THEFTS from farms are “an attack on the fabric of rural society”, Judge Keenan Johnson told a sitting of Portlaoise Circuit Court last week. He was speaking during the sentencing hearing of three family members who were detected in a stolen jeep in rural Co Laois during a major operation involving the garda armed support unit (ASU), the garda national surveillance unit, local detectives and the air support unit.
Laois residents Thomas McInerney (41) Twomey Park, Mountmellick, his 39-year-old brother Gerard McInerney, Moonbaun Close, Mountrath, and their cousin William McInerney (37), Newline Close, Mountrath all admitted to possessing stolen property at Cloncourse, Co Laois on 12 July 2016.
The three men have been in custody since their arrest. A number of gardaí were injured during their apprehension when an unmarked garda car and an armed response unit car were rammed by a jeep and written off, the court was told.
Garda Chief Superintendent John Scanlan said that gardaí had been watching a stolen Mitsubishi Crew Cab jeep and a trailer, which were secreted in a remote bog at Cloncourse near Mountrath. On the night of 11 July, two cars approached through a farm in two vehicles with lights off as gardaí looked on.
At around 12.40am, three men attached the trailer to the jeep and as they attempted to leave the bog, gardaí blocked their path and activated their lights and sirens. The jeep, which was fitted with bull bars, revved its engine and attempted to crash through the two garda cars. The three men were arrested nearby a short time later.
“All the accused had balaclavas on alighting from the vehicle and gloves,” said Chief Supt Scanlan. He said the jeep had been stolen during a burglary at a farm in Ballacolla, Co Laois in June 2016. Other items recovered at the scene had been stolen from five farms in counties Laois and Tipperary.
Chief Supt Scanlan said a detective garda in the unmarked patrol car had suffered soft-tissue injuries to his back, neck and knee. A Portlaoise-based sergeant suffered a broken ankle and Supt Scanlan said he had “worked through significant pain” and “refused to go off duty, judge, despite our protestations”.
A member of the ASU detailed the impact of his injuries in a victim impact report. He suffered injuries to his back, neck and shoulder when the ASU Volvo car was rammed. “This is the most terrifying moment I was ever exposed to,” he remarked. He described his “genuine fear” that either he or another member of the guards would be killed. “I still have trouble sleeping on occasion and it has affected home life,” he wrote. “This event has been life-changing for me, both inside and outside of this job,” he said, adding, “it follows me home”.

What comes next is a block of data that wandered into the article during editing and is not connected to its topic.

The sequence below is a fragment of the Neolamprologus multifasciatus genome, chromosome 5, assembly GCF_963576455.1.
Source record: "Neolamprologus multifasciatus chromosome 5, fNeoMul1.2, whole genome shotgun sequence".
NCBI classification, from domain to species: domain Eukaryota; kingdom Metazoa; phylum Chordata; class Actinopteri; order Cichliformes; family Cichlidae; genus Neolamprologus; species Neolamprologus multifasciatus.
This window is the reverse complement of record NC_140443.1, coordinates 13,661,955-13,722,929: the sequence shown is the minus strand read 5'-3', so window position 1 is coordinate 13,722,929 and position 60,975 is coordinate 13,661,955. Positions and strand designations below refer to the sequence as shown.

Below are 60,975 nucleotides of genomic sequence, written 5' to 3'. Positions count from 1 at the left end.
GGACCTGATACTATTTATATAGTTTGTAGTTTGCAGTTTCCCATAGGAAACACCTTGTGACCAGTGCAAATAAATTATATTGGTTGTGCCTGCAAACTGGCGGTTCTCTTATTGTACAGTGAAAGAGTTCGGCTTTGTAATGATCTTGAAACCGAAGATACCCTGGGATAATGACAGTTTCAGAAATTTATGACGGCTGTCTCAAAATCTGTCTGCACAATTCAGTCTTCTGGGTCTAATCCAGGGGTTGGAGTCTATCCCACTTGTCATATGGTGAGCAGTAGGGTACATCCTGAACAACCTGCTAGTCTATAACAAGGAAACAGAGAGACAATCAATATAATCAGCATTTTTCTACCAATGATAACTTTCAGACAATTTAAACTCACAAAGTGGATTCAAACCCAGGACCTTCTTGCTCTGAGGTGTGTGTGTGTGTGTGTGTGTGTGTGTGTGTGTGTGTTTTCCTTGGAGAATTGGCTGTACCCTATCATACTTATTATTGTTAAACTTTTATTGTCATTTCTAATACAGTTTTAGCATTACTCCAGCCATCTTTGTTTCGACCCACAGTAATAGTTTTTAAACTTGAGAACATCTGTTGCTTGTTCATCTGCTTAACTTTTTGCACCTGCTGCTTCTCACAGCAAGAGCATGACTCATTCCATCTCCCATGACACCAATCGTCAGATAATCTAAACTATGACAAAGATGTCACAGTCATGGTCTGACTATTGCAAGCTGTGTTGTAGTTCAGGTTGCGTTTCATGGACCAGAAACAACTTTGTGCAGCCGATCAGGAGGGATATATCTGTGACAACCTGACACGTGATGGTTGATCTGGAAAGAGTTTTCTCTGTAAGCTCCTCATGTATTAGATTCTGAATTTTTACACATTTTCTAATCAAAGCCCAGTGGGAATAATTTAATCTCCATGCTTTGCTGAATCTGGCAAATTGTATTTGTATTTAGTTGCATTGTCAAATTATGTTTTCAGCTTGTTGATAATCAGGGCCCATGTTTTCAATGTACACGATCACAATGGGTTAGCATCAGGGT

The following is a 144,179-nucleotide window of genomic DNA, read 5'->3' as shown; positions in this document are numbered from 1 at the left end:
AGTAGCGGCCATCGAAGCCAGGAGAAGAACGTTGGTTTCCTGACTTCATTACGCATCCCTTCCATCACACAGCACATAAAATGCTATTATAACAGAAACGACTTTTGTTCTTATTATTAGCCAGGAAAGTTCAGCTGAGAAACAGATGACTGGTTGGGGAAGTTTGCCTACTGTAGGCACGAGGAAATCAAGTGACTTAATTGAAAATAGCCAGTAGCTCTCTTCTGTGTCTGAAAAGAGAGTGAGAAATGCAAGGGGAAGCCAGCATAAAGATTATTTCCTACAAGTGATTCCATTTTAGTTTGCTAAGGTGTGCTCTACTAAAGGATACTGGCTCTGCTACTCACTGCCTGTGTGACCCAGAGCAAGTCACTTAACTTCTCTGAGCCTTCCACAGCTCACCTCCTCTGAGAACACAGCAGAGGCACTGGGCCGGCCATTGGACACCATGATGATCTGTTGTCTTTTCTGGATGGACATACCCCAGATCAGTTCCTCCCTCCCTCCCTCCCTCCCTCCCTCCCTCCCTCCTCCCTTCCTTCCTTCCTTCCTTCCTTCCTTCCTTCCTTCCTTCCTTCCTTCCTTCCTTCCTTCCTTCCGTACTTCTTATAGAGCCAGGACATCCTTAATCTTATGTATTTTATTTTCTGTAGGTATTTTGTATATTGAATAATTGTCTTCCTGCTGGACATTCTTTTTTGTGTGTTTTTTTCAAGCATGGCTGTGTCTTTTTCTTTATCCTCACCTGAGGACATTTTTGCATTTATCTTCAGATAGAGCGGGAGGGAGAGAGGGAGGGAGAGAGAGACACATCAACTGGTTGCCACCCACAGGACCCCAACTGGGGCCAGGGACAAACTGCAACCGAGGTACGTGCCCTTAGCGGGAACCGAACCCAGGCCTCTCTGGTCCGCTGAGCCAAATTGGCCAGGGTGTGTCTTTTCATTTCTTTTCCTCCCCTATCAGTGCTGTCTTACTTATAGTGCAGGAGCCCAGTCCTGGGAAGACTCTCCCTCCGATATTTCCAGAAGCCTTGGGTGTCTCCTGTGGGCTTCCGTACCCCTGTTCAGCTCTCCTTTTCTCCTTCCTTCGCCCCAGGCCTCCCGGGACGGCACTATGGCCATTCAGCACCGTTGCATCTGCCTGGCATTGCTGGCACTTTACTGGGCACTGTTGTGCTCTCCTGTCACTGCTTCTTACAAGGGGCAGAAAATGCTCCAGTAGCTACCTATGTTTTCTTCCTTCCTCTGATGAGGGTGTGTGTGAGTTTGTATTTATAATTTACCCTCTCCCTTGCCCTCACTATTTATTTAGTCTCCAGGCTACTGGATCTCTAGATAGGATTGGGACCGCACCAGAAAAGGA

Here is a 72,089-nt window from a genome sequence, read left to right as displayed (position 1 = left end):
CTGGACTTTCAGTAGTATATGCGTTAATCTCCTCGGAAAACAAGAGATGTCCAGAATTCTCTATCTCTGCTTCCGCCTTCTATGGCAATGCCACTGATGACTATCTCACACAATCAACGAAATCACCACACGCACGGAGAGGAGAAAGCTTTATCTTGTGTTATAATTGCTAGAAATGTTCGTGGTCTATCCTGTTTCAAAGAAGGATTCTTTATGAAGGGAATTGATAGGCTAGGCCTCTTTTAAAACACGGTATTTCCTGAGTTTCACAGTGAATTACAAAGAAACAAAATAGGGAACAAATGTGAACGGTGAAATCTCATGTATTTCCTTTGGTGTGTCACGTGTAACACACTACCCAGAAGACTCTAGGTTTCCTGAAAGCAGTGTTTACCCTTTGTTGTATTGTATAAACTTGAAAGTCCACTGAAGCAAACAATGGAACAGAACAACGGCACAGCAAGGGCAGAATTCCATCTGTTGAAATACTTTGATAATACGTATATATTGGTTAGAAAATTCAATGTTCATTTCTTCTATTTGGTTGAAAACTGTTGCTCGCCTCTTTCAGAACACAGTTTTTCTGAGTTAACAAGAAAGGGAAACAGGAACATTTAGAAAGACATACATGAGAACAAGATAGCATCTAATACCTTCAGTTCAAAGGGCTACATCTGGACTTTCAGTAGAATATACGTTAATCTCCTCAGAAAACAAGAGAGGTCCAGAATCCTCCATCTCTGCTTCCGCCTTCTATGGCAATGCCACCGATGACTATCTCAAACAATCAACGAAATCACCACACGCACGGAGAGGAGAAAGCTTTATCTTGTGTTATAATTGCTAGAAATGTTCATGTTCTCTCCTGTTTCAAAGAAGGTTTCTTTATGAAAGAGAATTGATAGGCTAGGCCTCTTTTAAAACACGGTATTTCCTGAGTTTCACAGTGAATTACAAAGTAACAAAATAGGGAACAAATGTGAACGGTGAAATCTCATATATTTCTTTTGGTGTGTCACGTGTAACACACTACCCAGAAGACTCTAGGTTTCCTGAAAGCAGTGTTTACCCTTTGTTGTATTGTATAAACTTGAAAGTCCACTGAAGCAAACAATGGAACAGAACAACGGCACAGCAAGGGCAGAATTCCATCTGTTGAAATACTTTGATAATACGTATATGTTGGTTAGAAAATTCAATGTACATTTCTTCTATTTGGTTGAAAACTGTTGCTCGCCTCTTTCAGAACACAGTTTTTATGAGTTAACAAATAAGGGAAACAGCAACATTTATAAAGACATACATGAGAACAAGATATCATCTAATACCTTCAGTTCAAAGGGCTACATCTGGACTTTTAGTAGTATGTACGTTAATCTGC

An Abbeyleix-based detective who suffered injuries to his lower back and neck during the incident also provided a statement. Due to his injuries, sitting, standing and driving now cause pain and discomfort. He wrote: “My injuries will not allow me to take part in normal daily activities. Each day is littered with setbacks in my recovery.”
The 34-year-old said he ended his involvement with his local hurling club and gave up his duties as an official referee. “All my usual activities and hobbies have been stopped for the past 11 months,” he explained. He remains on leave.
Defence counsel Marc Thompson Grolimund, for Thomas McInerney, who faced three counts of possession of stolen property and one count of unlawfully taking a vehicle, contrary to Section 112 of the ***Road Traffic Act***, said his client had expressed remorse, entered a plea and earned privileges for his behaviour in custody on the charges.
He said the accused had made admissions during interview and he produced a letter from the prison chaplain at Cloverhill. He said his client, a member of the Travelling community, was raised in severe poverty. During his time in custody he had earned four certificates and he had two job offers in the event of release, said Mr Grolimund.
William McInerney is charged with two counts of possessing stolen property and one count of unlawful taking. He, too, was remorseful and had earned privileges while in custody, his counsel said. He has an offer of work in construction on his release, the court heard.
Counsel for Gerard McInerney, who was charged with two possession charges and one Section 112 count, said he had also entered an early plea, has a positive prison governor’s report and a letter from the chaplain. He, too, had earned enhanced status and duties in prison and was remorseful, counsel explained. The court heard all three men were married and had a number of children.
Judge Keenan Johnson noted the three men had admitted possessing property stolen from farms. He described such crimes as “an attack on the fabric of rural society” and said that rural life is built on trust and such crimes are “an attack on the fundamentals on which rural life is based”.
He noted the affect of the offending on the gardaí and said “no money will compensate for the stress and trauma they endured”. The judge said he would have to give the case some consideration and he adjourned the matter to 29 June.